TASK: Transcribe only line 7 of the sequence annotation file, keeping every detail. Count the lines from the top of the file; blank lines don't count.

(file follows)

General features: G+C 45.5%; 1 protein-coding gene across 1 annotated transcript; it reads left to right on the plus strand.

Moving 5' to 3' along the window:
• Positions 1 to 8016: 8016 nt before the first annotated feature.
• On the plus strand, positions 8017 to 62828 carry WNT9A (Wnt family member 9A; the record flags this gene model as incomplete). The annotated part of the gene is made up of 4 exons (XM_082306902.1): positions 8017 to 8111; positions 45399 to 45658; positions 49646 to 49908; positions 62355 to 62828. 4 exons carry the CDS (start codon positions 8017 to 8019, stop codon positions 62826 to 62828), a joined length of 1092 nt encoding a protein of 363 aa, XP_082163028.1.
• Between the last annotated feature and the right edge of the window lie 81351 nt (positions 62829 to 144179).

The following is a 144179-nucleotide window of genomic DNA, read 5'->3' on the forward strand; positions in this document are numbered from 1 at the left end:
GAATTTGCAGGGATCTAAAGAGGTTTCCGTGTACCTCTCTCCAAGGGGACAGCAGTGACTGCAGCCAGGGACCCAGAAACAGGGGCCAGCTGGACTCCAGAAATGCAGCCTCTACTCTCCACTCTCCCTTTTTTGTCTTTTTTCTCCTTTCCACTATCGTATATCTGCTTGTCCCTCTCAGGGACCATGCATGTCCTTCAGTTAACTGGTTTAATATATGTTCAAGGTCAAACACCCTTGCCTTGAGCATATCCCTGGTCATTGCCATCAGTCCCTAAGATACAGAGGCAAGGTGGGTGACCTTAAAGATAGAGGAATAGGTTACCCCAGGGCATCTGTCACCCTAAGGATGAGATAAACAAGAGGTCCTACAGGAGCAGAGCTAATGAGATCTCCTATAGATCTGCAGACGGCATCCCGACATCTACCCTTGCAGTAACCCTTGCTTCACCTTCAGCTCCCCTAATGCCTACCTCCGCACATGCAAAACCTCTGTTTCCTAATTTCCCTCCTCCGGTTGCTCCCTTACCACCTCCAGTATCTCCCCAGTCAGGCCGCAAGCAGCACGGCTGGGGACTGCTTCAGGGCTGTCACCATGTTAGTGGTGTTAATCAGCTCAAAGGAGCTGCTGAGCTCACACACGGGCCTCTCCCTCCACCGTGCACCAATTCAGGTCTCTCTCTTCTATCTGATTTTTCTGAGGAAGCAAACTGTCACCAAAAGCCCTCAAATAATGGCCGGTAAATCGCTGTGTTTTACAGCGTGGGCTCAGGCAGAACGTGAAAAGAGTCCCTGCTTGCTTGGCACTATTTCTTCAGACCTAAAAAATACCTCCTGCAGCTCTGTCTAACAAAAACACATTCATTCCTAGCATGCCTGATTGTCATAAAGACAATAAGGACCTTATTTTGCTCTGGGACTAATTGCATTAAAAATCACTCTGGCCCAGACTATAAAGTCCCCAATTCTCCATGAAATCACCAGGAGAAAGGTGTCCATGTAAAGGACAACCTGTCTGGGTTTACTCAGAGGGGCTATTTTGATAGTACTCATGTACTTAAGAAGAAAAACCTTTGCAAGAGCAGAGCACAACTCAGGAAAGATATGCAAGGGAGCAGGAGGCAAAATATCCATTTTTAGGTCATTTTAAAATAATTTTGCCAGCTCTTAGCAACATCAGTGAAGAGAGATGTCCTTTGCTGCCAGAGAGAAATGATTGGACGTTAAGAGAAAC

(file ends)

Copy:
GAATTTGCAGGGATCTAAAGAGGTTTCCGTGTACCTCTCTCCAAGGGGACAGCAGTGACTGCAGCCAGGGACCCAGAAACAGGGGCCAGCTGGACTCCAGAAATGCAGCCTCTACTCTCCACTCTCCCTTTTTTGTCTTTTTTCTCCTTTCCACTATCGTATATCTGCTTGTCCCTCTCAGGGACCATGCATGTCCTTCAGTTAACTGGTTTAATATATGTTCAAGGTCAAACACCCTTGCCTTGAGCATATCCCTGGTCATTGCCATCAGTCCCTAAGATACAGAGGCAAGGTGGGTGACCTTAAAGATAGAGGAATAGGTTACCCCAGGGCATCTGTCACCCTAAGGATGAGATAAACAAGAGGTCCTACAGGAGCAGAGCTAATGAGATCTCCTATAGATCTGCAGACGGCATCCCGACATCTACCCTTGCAGTAACCCTTGCTTCACCTTCAGCTCCCCTAATGCCTACCTCCGCACATGCAAAACCTCTGTTTCCTAATTTCCCTCCTCCGGTTGCTCCCTTACCACCTCCAGTATCTCCCCAGTCAGGCCGCAAGCAGCACGGCTGGGGACTGCTTCAGGGCTGTCACCATGTTAGTGGTGTTAATCAGCTCAAAGGAGCTGCTGAGCTCACACACGGGCCTCTCCCTCCACCGTGCACCAATTCAGGTCTCTCTCTTCTATCTGATTTTTCTGAGGAAGCAAACTGTCACCAAAAGCCCTCAAATAATGGCCGGTAAATCGCTGTGTTTTACAGCGTGGGCTCAGGCAGAACGTGAAAAGAGTCCCTGCTTGCTTGGCACTATTTCTTCAGACCTAAAAAATACCTCCTGCAGCTCTGTCTAACAAAAACACATTCATTCCTAGCATGCCTGATTGTCATAAAGACAATAAGGACCTTATTTTGCTCTGGGACTAATTGCATTAAAAATCACTCTGGCCCAGACTATAAAGTCCCCAATTCTCCATGAAATCACCAGGAGAAAGGTGTCCATGTAAAGGACAACCTGTCTGGGTTTACTCAGAGGGGCTATTTTGATAGTACTCATGTACTTAAGAAGAAAAACCTTTGCAAGAGCAGAGCACAACTCAGGAAAGATATGCAAGGGAGCAGGAGGCAAAATATCCATTTTTAGGTCATTTTAAAATAATTTTGCCAGCTCTTAGCAACATCAGTGAAGAGAGATGTCCTTTGCTGCCAGAGAGAAATGATTGGACGTTAAGAGAAAC